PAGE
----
Death comes in different forms. One of them is excessive bleeding. Road accidents, extensive surgical procedures, violence, war, epidemics are the significant causes of loss of life due to hemorrhage.
Statistically speaking, epidemics killed 20-40 million people, and the world wars have caused around 55.9 million deaths. Out of which, 25% of the deaths were preventable and occurred due to blood loss. So it is high time we start doing something about the loss of life due to hemorrhage and uncontrolled bleeding.
War and road accidents are not the only causes of hemorrhage. Surgical procedures are often the cause of blood loss. Accidents happen on a surgery table as well. Hemorrhages are a common occurrence during surgery. Unfortunately, statistics describing the problem of controlling bleeding and using a hemostat are sparse.
#Did you know 7 million people worldwide suffer from surgical complications like excessive bleeding each year. 50% of these deaths are preventable.
You must’ve heard in the stories that, the doctor says, ‘the bleeding hasn’t stopped yet.’ But unfortunately, hemorrhages have a very high mortality rate, i.e., bleeding is significantly related to post-surgical deaths. So this raises the issue that bleeding has caused a substantial number of deaths, and how can we best prevent it?
We must first understand what causes bleeding during surgery to draft out the prevention methods.
What causes bleeding during surgery?
Various types of bleeding can occur during a surgical procedure. If the surgery is a success and not the cause for the bleeding, then we can say the bleeding is due to:
- Structural anomalies (anatomy)
- Recent drug intake
- Disorder od hemostasis
- Anticoagulant excess
Among 25,048 procedures, major bleeding events occurred in 14,251 cases.
‘No blood loss’ is one aspect of a successful surgery. Surgical procedures have worked miracles with the help of technology. But hemorrhages always have been a threat. Controlling bleeding is the fundamental consideration in all surgeries. Advanced technology is required to control bleeding effectively. This would help minimize the adverse physiological sequelae of surgery, affecting patients’ recovery rate and increasing the need for transfusion. In addition, when there is no bleeding, it is easier to operate where the doctors can visibly see the organ. This would reduce the time taken for the surgery, avoid accidental injury to the patient, and decrease the chances of needle stick injury. Choosing the best pre-operative preparation for the patient, the best anesthetic support, and attentive surgical techniques are vital strategies for adequate hemostasis.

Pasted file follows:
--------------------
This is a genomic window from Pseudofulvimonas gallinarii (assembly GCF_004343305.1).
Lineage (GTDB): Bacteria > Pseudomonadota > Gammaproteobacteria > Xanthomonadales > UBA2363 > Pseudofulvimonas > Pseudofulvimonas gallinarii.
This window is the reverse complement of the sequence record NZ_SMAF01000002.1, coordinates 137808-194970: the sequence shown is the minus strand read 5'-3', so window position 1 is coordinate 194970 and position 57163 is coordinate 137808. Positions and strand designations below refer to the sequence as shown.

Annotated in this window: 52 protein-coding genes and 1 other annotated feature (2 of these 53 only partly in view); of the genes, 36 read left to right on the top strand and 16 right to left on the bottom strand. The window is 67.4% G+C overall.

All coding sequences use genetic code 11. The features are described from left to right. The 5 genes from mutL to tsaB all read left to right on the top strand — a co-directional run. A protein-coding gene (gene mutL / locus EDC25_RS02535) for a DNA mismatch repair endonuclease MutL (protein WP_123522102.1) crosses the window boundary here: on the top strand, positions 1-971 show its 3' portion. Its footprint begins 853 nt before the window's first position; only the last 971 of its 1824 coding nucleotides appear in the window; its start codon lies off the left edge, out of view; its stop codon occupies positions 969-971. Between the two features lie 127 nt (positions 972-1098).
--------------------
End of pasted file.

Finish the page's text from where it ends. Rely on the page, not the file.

Yet, hemorrhages can still complicate a surgical procedure after preparations and effort. Therefore, a hemostatic agent is usually used to control the bleeding.
Major bleeding occurred in 32%–68% of cases despite treatment with hemostats.
The surgery will succeed if the patient does not suffer hemorrhage during or after the surgery. A practical, effective systematic, and topical approach can achieve hemostasis. A variety of hemostatic methods can be
employed, from applying pressure on the wound till cauterization, systematic administration of blood, or tropical application of pro coagulation agents.
The method level of bleeding experienced by the patient determines the surgical success. Therefore, the aim is to control and stop the bleeding. SeraSeal™ is the world’s first and only primary hemostatic agent. It STOPS THE BLEEDING IN SECONDS AFTER CONTACT Brought to India by Swasth Kare, SeraSeal™ is the ray of hope for the Indian medical fraternity.
The chances of death may be a threat during a surgical procedure, but with the new technology, we have acquired the unstoppable SeraSeal™, a boon to medical innovation. It is a revolutionary hemostatic agent that stops bleeding in seconds, saving time, money, and effort. With SeraSeal™, the surgery is a success.
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